The Somali government appears to have reversed a ban on four media outlets it imposed Monday. As Cathy Majtenyi reports for VOA from Nairobi, the closures of the outlets received widespread international condemnation.
Radio HornAfrik, Shabelle Media Network, Voice of Holy Quran, and the Mogadishu office of al-Jazeera are now up and running following a meeting of media executives and government officials.
The outlets were given an order Monday to cease operating and report to the office of national security.
Although no official reason for the closures was given, the government spokesman was quoted in media reports as saying the outlets need to get a license and stop "airing unconfirmed reports."
The action came several days after the government imposed martial law on the capital.
The closure of the stations received international condemnation. The head of Reporters Without Borders' Africa desk, Leonard Vincent, summarizes the concerns of the international and press freedom community.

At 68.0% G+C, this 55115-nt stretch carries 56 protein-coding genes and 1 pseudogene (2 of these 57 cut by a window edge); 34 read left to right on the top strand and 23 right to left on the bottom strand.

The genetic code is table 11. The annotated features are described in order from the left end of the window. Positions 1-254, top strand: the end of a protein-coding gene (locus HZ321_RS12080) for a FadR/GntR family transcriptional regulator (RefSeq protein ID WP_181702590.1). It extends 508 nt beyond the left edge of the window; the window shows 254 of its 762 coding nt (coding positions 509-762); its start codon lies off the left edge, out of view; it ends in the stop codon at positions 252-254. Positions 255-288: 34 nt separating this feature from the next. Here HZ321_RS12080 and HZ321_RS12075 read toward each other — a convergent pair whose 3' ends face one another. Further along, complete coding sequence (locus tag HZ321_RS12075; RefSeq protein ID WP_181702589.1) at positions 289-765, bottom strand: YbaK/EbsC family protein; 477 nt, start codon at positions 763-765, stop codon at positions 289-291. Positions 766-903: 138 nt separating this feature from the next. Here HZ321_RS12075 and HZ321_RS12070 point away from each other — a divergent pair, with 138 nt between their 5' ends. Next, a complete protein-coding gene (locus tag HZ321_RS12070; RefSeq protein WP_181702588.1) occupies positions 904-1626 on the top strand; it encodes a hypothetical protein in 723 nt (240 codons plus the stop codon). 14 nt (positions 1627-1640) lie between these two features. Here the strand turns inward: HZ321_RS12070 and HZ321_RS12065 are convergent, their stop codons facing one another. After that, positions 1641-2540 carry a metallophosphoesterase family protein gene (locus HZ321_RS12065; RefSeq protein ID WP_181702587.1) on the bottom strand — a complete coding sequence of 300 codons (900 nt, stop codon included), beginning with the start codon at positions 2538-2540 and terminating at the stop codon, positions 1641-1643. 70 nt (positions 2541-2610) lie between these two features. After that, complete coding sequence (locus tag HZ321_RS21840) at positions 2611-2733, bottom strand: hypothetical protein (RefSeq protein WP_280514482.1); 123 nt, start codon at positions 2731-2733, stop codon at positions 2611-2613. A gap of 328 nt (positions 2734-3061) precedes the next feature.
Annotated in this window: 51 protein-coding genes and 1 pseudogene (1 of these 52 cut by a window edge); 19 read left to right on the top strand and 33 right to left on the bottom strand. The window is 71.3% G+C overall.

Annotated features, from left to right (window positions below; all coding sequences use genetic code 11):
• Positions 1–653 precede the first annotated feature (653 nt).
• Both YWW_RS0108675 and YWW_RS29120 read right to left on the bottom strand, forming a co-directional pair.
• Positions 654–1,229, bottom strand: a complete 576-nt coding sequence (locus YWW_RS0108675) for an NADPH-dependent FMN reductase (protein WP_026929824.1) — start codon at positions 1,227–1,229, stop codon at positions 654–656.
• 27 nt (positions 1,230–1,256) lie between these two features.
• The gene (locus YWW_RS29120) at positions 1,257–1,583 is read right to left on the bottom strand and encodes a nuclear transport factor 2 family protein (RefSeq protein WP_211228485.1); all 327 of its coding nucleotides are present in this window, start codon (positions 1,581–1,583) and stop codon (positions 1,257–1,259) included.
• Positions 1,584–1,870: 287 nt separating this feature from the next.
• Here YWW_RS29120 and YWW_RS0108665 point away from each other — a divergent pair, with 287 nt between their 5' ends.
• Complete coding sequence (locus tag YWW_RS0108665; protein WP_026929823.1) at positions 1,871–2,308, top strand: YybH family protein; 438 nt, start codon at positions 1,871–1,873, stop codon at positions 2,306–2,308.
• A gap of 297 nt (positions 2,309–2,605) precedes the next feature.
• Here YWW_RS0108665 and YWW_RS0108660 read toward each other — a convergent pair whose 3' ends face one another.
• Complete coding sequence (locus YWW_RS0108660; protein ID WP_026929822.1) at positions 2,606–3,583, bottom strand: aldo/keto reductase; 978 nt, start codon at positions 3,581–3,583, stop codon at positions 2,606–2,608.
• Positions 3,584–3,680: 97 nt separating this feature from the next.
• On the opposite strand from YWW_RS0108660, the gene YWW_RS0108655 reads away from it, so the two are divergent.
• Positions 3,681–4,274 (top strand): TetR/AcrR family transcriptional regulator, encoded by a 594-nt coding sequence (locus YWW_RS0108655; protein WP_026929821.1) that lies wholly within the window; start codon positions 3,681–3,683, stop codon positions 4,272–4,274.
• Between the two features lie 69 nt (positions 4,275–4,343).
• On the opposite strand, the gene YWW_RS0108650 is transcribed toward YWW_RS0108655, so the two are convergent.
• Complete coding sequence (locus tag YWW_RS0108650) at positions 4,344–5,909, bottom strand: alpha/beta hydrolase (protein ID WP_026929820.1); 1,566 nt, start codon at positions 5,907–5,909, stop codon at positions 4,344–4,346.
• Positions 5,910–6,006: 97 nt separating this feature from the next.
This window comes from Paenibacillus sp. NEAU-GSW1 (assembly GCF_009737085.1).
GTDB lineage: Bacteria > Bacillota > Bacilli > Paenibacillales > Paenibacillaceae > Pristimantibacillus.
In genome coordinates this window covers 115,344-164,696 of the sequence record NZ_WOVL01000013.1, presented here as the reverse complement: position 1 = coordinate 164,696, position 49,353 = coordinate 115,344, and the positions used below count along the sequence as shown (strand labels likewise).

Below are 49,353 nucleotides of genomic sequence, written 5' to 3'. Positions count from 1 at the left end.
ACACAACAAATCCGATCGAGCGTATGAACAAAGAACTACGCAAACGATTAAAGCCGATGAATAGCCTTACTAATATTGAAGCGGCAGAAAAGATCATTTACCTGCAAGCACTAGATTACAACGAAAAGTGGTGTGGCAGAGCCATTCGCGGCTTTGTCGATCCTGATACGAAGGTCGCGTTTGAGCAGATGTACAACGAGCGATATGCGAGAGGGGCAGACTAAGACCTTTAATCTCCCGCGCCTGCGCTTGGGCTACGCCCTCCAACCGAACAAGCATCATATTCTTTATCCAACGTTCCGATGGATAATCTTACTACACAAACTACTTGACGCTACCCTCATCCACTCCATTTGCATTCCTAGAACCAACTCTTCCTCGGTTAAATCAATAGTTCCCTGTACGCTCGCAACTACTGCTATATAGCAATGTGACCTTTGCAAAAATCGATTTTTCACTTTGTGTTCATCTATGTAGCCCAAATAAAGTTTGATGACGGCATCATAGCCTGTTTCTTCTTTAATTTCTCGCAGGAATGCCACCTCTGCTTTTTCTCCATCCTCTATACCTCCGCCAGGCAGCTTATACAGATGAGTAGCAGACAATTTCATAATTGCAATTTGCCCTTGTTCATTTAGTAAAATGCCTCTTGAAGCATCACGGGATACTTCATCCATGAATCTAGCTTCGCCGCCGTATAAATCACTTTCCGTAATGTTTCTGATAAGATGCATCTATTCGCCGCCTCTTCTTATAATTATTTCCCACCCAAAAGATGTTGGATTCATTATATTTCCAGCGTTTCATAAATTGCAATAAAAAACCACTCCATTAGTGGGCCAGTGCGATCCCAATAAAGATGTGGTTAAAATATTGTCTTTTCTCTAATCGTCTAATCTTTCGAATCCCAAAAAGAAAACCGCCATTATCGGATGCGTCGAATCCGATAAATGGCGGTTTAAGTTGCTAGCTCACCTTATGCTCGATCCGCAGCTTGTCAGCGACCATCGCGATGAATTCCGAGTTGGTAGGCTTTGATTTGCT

"The government does not understand that when they believe that closing down radios will maintain law and order, it will only radicalize the position of their opponents, make them [the government] look like a despotic regime, and endanger national unity," he said. "Because they will be seen as people who use force rather than dialogue to deal with the people that do not agree with them."
Somalia's Minister of Foreign Affairs Esmael Mohamud Hurreh tells VOA his government believes in free expression and freedom of the press. He says the media outlets' closure was a temporary measure within the context of martial law to bring stability back to the country following the ouster of the Islamic Courts Union.
"These were Islamist mouthpieces as anybody knows," he said. "So I think it is not a matter of closing them altogether, it is just putting pressure on them."
Six independent radio stations and the state-run Radio Mogadishu are based in the capital, along with several independent newspapers.
The Somali government is trying to stabilize the volatile and gun-ridden capital following several weeks of warfare, during which Ethiopian-backed government troops clashed with fighters loyal to the Islamic Courts Union. The Islamists abandoned their key posts in various locations in the country.